Bonsai trees are expensive because of the skill and expertise required to grow them and the time it takes for the trees to come to maturity. So why am I suggesting that you should try growing your own? Although a beginner cannot hope to become an expert overnight there is no reason why you cannot apply the basic principles of bonsai to various plants to see how they turn out. This article by Jill Nicolaus which I found over on Dave’s Garden website explains how to do it.

Instead of seeing bonsai as something only experts would dare, let’s view it as just another fun and interesting way of growing plants. No expertise required!
bonsai hedgehog
Admiring the elegant bonsai at a botanical garden or even a little specimen for sale at a nursery makes many of us wish we had the nerve or the expertise to try our hand at it. While mastering the art and science of bonsai can take a lifetime, anybody can give it a try. What do you have to lose, a small plant and a little of your time? And you could gain the satisfaction of showing off a sweet little bonsai and saying, “I grew it myself!”
The basic concept of bonsai is straightforward. A plant’s normal growth is limited by cutting its tap root and growing it in a shallow container. Over time, the plant takes on a mature yet miniaturized appearance. New growth is pruned and shaped, and the main branches and lateral roots often take on a gnarled appearance. As an art form that’s been refined through centuries, bonsai has a number of very specific types and styles. However, there’s nothing wrong with simply trying to achieve an interesting or pleasing form with your bonsai, without worrying about formalities.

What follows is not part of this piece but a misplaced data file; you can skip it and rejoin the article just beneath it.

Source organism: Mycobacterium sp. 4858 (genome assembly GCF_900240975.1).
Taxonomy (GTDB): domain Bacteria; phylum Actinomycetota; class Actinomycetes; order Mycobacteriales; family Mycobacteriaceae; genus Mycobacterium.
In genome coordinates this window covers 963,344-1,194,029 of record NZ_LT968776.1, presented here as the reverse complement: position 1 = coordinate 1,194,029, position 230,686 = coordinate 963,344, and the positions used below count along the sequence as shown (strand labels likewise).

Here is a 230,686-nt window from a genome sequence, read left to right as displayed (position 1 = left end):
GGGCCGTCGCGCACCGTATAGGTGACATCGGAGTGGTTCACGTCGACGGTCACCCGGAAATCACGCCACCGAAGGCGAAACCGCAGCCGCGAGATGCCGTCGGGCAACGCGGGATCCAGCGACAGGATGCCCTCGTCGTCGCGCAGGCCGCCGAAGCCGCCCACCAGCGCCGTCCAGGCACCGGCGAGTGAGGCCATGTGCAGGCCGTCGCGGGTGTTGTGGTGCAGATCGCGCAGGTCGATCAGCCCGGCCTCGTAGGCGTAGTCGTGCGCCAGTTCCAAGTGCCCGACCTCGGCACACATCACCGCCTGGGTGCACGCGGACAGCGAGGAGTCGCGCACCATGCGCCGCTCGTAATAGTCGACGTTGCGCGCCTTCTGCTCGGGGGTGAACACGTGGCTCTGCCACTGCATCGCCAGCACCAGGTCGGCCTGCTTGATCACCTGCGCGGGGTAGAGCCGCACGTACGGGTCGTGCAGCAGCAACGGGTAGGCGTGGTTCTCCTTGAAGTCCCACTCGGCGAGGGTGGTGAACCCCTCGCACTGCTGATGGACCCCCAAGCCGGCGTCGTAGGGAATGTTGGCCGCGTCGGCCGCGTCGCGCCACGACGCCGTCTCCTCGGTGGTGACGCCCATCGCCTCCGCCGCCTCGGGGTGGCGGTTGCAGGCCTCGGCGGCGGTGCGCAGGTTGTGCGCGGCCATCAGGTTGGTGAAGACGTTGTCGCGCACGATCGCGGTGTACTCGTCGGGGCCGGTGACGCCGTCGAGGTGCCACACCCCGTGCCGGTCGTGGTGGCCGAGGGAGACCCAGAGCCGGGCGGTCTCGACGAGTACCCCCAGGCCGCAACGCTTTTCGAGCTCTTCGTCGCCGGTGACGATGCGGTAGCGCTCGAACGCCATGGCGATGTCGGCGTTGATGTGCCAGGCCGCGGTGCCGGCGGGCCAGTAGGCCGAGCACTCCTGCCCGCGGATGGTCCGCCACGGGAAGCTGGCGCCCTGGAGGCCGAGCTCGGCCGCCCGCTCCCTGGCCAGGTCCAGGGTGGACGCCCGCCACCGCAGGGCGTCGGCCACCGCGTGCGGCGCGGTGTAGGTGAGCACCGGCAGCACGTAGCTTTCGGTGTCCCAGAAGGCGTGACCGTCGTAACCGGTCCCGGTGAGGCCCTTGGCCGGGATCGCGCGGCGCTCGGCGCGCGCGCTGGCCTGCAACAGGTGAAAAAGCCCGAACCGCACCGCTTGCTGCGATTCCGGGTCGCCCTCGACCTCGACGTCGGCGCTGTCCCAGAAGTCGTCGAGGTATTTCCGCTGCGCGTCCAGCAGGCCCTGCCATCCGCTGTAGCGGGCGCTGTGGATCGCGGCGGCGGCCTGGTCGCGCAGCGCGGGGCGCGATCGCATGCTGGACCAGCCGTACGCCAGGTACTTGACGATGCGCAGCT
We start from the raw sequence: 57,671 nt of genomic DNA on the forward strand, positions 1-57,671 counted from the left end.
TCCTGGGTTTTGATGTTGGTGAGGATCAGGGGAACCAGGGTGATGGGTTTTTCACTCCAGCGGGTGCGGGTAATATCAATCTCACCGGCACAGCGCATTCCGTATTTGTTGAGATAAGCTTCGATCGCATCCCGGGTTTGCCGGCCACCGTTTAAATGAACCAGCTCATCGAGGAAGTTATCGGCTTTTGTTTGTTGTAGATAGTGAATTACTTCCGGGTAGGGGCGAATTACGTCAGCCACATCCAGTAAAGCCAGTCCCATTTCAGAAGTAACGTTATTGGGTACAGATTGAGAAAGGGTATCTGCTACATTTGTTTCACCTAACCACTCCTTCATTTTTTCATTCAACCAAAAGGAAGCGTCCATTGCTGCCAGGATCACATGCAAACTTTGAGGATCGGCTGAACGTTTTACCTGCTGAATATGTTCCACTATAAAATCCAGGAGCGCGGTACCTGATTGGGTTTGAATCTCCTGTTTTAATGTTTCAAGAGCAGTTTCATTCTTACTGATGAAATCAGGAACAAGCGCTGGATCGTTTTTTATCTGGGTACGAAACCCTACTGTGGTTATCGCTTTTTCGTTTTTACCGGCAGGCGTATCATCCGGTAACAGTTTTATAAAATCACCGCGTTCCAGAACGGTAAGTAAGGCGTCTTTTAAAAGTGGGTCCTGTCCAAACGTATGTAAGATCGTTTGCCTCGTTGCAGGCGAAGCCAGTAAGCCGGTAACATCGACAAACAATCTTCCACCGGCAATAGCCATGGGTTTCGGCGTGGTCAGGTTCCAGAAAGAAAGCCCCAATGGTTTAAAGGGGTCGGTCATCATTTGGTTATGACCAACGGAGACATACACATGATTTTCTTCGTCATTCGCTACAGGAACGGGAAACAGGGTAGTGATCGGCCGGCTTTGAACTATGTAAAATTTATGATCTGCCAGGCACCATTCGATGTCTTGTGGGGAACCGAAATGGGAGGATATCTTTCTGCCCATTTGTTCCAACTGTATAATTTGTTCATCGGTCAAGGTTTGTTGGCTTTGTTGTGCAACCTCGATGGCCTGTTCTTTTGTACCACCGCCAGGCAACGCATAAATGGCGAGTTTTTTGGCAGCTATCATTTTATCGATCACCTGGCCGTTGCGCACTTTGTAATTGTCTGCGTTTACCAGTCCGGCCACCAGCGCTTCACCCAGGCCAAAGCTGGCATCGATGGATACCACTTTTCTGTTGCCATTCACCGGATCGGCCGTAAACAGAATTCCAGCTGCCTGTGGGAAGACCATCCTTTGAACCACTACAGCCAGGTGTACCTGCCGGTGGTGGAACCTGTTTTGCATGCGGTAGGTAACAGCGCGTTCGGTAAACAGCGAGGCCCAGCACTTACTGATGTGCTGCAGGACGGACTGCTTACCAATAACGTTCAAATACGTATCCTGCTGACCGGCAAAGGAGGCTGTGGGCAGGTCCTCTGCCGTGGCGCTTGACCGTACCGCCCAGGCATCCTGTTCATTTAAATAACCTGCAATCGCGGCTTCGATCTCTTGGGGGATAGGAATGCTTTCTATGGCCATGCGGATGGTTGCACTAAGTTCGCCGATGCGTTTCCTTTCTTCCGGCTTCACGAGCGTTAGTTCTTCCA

Choose a Plant
Any relatively small tree, shrub, or woody herb can become a bonsai. Little inexpensive plants from a nursery or “volunteer” seedlings from your yard will work just fine. You might also choose to start from seed, although seed-grown trees will need a couple of years in a regular-depth pot to get established before being planted as bonsai. Hardy evergreens, ficus, and woody herbs such as rosemary or scented geraniums (Pelargonium) are all good “beginner” choices, but it’s hard to resist a cute little maple seedling or squirrel-sown oak-ling.
There are different styles of bonsai, from gnarled and twisted forms to waterfall shapes to little groves of symmetrical trees. base of bonsai showing gnarled fat spreading roots Choose a starter plant with an idea in mind of the “look” you are aiming for. Yews and other tough evergreens can be heavily pruned right away to give your bonsai its initial form. Most young plants will put out new branches readily, so don’t worry about making a mistake. If you don’t love the shape of your bonsai, let it grow out a little and then prune it again.

See more at Dave’s Garden

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